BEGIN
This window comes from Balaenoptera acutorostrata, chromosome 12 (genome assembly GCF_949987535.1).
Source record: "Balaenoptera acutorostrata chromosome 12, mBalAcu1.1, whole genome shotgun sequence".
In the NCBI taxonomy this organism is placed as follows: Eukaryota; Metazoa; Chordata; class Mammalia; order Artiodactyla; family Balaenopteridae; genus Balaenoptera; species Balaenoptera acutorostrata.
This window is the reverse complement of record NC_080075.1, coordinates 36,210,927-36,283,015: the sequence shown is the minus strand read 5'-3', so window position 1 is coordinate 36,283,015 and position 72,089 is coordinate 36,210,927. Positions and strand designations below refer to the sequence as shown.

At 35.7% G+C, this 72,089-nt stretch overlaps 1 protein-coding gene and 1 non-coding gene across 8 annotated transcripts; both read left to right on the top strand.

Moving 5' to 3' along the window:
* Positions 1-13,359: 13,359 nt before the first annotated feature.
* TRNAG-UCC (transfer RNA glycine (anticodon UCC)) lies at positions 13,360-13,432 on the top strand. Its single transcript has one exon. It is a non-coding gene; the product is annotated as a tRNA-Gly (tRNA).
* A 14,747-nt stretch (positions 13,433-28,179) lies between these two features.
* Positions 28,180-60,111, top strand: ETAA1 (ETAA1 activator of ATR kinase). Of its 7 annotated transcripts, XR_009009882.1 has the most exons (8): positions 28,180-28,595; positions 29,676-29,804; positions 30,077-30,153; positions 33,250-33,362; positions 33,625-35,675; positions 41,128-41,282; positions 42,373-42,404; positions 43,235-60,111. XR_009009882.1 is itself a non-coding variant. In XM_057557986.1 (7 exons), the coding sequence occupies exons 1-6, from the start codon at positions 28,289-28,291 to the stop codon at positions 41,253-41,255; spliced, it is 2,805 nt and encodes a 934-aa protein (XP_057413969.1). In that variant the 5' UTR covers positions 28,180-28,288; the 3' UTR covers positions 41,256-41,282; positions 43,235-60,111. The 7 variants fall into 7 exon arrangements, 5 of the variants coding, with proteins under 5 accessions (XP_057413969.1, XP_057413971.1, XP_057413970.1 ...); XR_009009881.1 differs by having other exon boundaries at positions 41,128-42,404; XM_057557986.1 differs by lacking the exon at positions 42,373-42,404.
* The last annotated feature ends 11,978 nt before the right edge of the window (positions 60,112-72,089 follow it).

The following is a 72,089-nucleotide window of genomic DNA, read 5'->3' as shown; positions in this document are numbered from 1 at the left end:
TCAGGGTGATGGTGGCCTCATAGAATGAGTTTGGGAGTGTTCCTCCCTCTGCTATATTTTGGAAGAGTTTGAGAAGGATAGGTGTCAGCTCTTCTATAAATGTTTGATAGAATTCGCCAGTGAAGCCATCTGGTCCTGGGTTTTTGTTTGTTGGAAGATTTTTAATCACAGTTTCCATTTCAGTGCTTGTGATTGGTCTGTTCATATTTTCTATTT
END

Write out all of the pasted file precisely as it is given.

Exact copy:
This window comes from Balaenoptera acutorostrata, chromosome 12 (genome assembly GCF_949987535.1).
Source record: "Balaenoptera acutorostrata chromosome 12, mBalAcu1.1, whole genome shotgun sequence".
In the NCBI taxonomy this organism is placed as follows: Eukaryota; Metazoa; Chordata; class Mammalia; order Artiodactyla; family Balaenopteridae; genus Balaenoptera; species Balaenoptera acutorostrata.
This window is the reverse complement of record NC_080075.1, coordinates 36,210,927-36,283,015: the sequence shown is the minus strand read 5'-3', so window position 1 is coordinate 36,283,015 and position 72,089 is coordinate 36,210,927. Positions and strand designations below refer to the sequence as shown.

At 35.7% G+C, this 72,089-nt stretch overlaps 1 protein-coding gene and 1 non-coding gene across 8 annotated transcripts; both read left to right on the top strand.

Moving 5' to 3' along the window:
* Positions 1-13,359: 13,359 nt before the first annotated feature.
* TRNAG-UCC (transfer RNA glycine (anticodon UCC)) lies at positions 13,360-13,432 on the top strand. Its single transcript has one exon. It is a non-coding gene; the product is annotated as a tRNA-Gly (tRNA).
* A 14,747-nt stretch (positions 13,433-28,179) lies between these two features.
* Positions 28,180-60,111, top strand: ETAA1 (ETAA1 activator of ATR kinase). Of its 7 annotated transcripts, XR_009009882.1 has the most exons (8): positions 28,180-28,595; positions 29,676-29,804; positions 30,077-30,153; positions 33,250-33,362; positions 33,625-35,675; positions 41,128-41,282; positions 42,373-42,404; positions 43,235-60,111. XR_009009882.1 is itself a non-coding variant. In XM_057557986.1 (7 exons), the coding sequence occupies exons 1-6, from the start codon at positions 28,289-28,291 to the stop codon at positions 41,253-41,255; spliced, it is 2,805 nt and encodes a 934-aa protein (XP_057413969.1). In that variant the 5' UTR covers positions 28,180-28,288; the 3' UTR covers positions 41,256-41,282; positions 43,235-60,111. The 7 variants fall into 7 exon arrangements, 5 of the variants coding, with proteins under 5 accessions (XP_057413969.1, XP_057413971.1, XP_057413970.1 ...); XR_009009881.1 differs by having other exon boundaries at positions 41,128-42,404; XM_057557986.1 differs by lacking the exon at positions 42,373-42,404.
* The last annotated feature ends 11,978 nt before the right edge of the window (positions 60,112-72,089 follow it).

The following is a 72,089-nucleotide window of genomic DNA, read 5'->3' as shown; positions in this document are numbered from 1 at the left end:
TCAGGGTGATGGTGGCCTCATAGAATGAGTTTGGGAGTGTTCCTCCCTCTGCTATATTTTGGAAGAGTTTGAGAAGGATAGGTGTCAGCTCTTCTATAAATGTTTGATAGAATTCGCCAGTGAAGCCATCTGGTCCTGGGTTTTTGTTTGTTGGAAGATTTTTAATCACAGTTTCCATTTCAGTGCTTGTGATTGGTCTGTTCATATTTTCTATTT